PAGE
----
If I was upset when I was younger I would run to the trees. I would stare up at them and hope that they might know me. I would stare intensely, my whole neck tilted back, and I’d hold my body still so that when the wind came through I would feel like a mountain overlooking the sea, the clouds and the water and the tilt of the earth spinning around me, like I was the one steady thing in this world.
Far from my sea of ferns and cedars I found a greater steadiness. The desert is a place of slowed time. Ancientness is everywhere. As we perceive it, the ruins and petroglyphs speak of eternity; they are time capsules; they are symbols of both immortality and fragility.
All around are ancient seabeds, arroyos and washes, eroded cliffsides half-digested by rain. A millennia of changes, visible before my eyes, and yet from my place, from my senses and from all the shortened count of human time, this land has lived forever.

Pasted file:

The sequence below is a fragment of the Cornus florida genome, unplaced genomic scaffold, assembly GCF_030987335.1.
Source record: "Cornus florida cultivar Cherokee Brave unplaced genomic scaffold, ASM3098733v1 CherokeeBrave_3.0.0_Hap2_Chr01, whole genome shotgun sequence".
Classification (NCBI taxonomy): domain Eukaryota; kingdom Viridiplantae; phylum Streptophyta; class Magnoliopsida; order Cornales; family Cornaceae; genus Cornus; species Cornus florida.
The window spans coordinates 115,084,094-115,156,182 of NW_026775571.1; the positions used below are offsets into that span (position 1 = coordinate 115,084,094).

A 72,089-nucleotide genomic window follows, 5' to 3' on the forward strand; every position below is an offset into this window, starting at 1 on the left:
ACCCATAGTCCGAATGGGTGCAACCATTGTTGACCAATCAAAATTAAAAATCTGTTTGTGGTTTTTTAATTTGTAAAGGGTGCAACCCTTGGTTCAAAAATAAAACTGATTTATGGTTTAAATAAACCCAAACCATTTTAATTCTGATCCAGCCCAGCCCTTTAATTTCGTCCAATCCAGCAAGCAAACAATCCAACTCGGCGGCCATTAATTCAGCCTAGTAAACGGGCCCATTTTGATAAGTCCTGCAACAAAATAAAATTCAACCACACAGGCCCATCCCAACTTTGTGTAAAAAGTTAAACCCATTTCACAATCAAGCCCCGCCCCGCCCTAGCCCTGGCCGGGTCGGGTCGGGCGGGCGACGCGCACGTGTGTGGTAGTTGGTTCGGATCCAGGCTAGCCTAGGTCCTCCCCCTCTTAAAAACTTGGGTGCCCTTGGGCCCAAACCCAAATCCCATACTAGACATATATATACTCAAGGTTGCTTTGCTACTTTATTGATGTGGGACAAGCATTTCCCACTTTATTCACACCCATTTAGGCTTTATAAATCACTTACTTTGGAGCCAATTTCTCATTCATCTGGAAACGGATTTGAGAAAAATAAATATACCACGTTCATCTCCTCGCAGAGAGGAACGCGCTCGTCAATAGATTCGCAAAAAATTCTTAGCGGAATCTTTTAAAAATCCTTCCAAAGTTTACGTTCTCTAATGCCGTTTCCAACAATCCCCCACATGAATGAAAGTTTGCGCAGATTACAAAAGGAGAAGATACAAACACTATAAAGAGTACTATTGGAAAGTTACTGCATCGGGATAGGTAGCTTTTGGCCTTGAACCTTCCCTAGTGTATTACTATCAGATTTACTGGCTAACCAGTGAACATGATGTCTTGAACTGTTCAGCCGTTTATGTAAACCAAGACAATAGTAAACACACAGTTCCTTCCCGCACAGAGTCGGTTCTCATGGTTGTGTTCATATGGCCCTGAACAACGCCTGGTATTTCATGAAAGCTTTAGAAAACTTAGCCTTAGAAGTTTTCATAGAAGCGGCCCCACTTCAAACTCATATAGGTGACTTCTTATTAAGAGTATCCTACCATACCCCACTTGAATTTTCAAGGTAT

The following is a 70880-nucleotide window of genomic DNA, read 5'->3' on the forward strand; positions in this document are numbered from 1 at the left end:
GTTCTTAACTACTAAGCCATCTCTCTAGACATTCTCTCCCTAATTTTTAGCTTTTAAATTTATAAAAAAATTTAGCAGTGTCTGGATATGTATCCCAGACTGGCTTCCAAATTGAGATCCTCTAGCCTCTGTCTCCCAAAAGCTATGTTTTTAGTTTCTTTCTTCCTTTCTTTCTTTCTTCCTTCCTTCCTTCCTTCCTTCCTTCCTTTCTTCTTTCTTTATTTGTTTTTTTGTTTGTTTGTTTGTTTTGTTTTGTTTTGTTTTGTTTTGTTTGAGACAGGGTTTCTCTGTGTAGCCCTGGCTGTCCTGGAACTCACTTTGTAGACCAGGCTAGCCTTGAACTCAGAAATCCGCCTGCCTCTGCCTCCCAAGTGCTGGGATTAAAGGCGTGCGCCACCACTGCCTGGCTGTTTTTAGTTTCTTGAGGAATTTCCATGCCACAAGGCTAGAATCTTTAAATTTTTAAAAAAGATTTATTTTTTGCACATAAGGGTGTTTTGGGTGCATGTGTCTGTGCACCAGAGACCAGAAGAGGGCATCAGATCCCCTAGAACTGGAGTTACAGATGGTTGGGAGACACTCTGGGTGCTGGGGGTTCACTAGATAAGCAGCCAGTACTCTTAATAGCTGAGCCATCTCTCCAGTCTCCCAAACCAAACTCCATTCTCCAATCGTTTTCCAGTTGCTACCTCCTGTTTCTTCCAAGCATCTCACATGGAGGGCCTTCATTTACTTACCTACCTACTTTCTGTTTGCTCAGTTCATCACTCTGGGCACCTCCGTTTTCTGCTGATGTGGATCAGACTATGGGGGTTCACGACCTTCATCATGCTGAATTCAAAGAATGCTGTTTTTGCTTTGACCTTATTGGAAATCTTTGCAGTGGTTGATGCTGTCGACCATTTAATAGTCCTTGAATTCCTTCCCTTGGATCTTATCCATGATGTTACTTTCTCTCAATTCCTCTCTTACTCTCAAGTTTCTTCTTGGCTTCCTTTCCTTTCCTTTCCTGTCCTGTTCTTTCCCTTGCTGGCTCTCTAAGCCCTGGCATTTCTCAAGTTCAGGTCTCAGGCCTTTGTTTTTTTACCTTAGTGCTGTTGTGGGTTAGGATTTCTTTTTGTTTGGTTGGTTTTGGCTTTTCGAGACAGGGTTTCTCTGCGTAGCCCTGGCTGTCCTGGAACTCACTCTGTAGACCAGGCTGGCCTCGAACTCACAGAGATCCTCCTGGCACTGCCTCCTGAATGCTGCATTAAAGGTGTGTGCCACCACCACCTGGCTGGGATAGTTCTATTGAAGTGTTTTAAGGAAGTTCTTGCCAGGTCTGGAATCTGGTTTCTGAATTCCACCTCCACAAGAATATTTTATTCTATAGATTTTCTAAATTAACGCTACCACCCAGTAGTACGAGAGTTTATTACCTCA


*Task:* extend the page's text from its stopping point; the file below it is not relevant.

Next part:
As I follow the cairns between sagebrush I am completely alone. At last the trail is empty. I stop, just briefly, and hold my breath. Nothing. Nothing at all. No wind, no tussle of blackbrush, no cries of ravens. No hiking boots, no hot breathing. For this moment I am underwater. I am in space.
I find water. The sun softens. I want to jump in and swim against the river currents, but I don’t, because it is too close to sunset, and I don’t want wet hair when the night grows cold. Instead I stare at the plumes of white and I try to imagine what the water might feel like as it tosses and pulls its way through faded colors—gray, blue, and sandy red—past the Grand Canyon, past cow pastures, past ancient time to some desert basin. This, the Colorado River, will not reach the sea as it once did. It is a dying river. For some reason this is what breaks my illusion, the spell of a desert afternoon; this is what sets the world in motion again. Maybe I am moving just the same as any of them, and there is no such thing as steadiness.